Ray Boone, Deseret News
A red light is pictured in South Jordan on Tuesday, Feb. 27, 2018. A new bill that would make it legal to run a red light under very specific circumstances is making its way through the Legislature. HB416 advanced from the House Transportation Committee Tuesday. The bill's sponsor, Rep. Ken Ivory, R-West Jordan, characterized the measure as a “common sense, safe-on-red” bill.

SALT LAKE CITY — Nobody wants to be stuck at a red light that doesn't seem to want to turn green, especially when there are no other drivers or pedestrians around.

One driver took his frustration to lawmakers.

Now, legislation that would allow drivers to continue through red lights when the lights aren’t changing has advanced to the Utah House floor, despite concerns raised by the Utah Department of Transportation.

HB416 advanced from the House Transportation Committee Tuesday on a supporting vote. The bill's sponsor, Rep. Ken Ivory, R-West Jordan, characterized the measure as a “common sense, safe-on-red” bill.

“HB416 only applies when a driver comes to a complete stop and the light is not working, there are no cars, pedestrians or bicycles present,” Ivory said Tuesday. “In that case only, the driver may proceed safely.”

UDOT officials said they are concerned, however, about the potential consequences of a change in the law. Spokesman Zach Whitney noted statistics that show roughly 36 percent of road fatalities happen at urban intersections.

“We are concerned about where this bill is headed,” Whitney said. “It could create a potentially more confusing situation, and that’s what we don’t want to see.”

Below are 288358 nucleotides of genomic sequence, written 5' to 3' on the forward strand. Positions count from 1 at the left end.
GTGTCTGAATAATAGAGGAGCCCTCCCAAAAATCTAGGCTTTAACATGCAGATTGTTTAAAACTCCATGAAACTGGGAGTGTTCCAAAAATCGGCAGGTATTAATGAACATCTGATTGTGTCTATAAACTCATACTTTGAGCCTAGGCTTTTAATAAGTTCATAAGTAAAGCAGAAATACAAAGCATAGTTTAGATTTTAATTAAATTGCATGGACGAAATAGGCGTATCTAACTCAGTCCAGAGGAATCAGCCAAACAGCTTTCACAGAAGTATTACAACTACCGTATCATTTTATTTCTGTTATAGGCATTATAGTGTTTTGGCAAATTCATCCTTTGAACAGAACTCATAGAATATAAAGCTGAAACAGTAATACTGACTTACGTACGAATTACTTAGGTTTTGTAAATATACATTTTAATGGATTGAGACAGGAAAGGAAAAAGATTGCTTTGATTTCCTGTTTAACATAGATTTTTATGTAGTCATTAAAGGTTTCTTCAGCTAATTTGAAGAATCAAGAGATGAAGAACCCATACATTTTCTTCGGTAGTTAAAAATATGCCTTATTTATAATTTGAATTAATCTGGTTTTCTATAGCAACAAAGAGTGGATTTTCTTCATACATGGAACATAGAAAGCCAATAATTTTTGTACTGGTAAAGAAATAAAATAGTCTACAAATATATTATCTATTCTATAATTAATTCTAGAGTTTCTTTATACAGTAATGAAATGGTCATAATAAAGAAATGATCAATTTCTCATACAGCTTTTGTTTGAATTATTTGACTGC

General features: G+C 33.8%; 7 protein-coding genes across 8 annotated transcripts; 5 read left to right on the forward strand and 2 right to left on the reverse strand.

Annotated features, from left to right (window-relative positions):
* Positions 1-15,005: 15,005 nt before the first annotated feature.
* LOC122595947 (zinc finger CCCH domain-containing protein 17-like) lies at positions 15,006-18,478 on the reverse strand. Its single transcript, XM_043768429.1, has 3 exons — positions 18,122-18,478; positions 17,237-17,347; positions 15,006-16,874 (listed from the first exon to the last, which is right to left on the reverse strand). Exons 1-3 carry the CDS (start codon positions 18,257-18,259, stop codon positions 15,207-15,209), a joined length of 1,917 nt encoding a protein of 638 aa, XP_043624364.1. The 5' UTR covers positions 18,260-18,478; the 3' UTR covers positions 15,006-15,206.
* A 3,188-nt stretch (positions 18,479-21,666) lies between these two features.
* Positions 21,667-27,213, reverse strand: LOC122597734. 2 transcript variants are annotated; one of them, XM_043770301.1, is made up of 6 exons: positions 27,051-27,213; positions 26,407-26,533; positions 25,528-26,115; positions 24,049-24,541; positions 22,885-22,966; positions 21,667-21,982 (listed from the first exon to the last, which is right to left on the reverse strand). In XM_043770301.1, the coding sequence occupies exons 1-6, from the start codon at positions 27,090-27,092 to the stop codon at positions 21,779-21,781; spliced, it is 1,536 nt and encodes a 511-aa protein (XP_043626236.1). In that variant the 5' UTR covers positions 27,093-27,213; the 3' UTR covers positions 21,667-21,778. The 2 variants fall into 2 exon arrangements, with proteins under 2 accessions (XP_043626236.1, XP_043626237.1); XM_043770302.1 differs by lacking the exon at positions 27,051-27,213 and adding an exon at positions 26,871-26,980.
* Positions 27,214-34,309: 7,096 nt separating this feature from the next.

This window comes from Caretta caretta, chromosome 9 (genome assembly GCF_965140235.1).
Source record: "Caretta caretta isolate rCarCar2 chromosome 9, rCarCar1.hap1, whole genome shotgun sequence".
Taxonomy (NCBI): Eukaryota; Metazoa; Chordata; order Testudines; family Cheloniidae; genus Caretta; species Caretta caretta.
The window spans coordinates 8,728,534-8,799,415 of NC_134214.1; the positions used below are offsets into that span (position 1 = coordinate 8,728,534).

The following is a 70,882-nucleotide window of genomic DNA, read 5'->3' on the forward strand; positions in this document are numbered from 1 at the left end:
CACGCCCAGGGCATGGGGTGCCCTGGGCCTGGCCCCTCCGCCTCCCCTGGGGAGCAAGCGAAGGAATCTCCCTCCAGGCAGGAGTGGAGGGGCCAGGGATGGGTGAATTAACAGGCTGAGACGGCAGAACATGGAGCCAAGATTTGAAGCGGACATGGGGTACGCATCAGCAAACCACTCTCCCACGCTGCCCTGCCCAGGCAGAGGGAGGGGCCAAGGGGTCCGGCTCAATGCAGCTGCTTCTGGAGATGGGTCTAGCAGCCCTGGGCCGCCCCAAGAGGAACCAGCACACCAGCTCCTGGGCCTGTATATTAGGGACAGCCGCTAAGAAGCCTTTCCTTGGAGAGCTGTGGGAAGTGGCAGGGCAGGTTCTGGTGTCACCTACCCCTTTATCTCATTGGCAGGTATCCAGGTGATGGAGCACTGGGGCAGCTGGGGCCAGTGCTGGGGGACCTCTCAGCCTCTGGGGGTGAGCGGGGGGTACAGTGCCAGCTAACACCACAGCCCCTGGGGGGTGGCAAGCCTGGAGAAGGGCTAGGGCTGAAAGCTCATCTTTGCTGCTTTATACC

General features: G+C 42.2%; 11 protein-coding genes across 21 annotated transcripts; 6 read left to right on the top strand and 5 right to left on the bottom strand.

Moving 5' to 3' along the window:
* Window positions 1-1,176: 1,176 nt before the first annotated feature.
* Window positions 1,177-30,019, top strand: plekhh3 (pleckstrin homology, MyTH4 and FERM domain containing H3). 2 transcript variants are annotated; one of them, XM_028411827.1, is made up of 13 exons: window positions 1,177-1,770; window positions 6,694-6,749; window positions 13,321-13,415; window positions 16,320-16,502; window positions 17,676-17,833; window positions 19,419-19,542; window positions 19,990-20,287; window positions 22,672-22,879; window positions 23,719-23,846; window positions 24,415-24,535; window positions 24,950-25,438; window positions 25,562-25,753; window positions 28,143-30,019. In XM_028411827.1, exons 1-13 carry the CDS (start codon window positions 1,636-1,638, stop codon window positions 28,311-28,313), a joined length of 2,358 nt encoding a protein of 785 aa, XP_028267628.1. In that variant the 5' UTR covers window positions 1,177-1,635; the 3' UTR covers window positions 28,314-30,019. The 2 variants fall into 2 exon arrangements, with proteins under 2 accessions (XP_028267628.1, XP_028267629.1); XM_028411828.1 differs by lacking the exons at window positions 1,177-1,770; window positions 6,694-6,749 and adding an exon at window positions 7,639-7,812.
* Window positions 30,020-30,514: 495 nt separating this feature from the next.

Brian Tenney, a driver who was ticketed six months ago in South Jordan for driving through a red light after several minutes of waiting, said he was "surprised that UDOT was so against it" because "it just seems like a common-sense bill."

"I didn't feel like I did anything wrong," Tenney said. "You can wait a long time and if the sensor doesn't pick you up and no other cars are coming to hit a sensor in a different direction, it just won't change, right?"

Tenney said he felt he had done everything right and there were no other cars or pedestrians around when he ultimately drove through the red light after several minutes of waiting.

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“When I went and talked to the judge, he said: 'Sorry, there’s nothing we can do. You ran the red light, you got the ticket, it is what it is,’” Tenney recalled. “He said, ‘If you want to go fix it, go talk to your representative.’

"And that’s when I decided to bring it up with Ken Ivory.”

Tenney said he hopes lawmakers will ultimately adopt the legislation, despite UDOT’s objections.

“We cannot get stuck at red lights needlessly waiting for a technology that doesn’t work,” Tenney said.

The bill is currently on the House floor and will be debated in the coming days.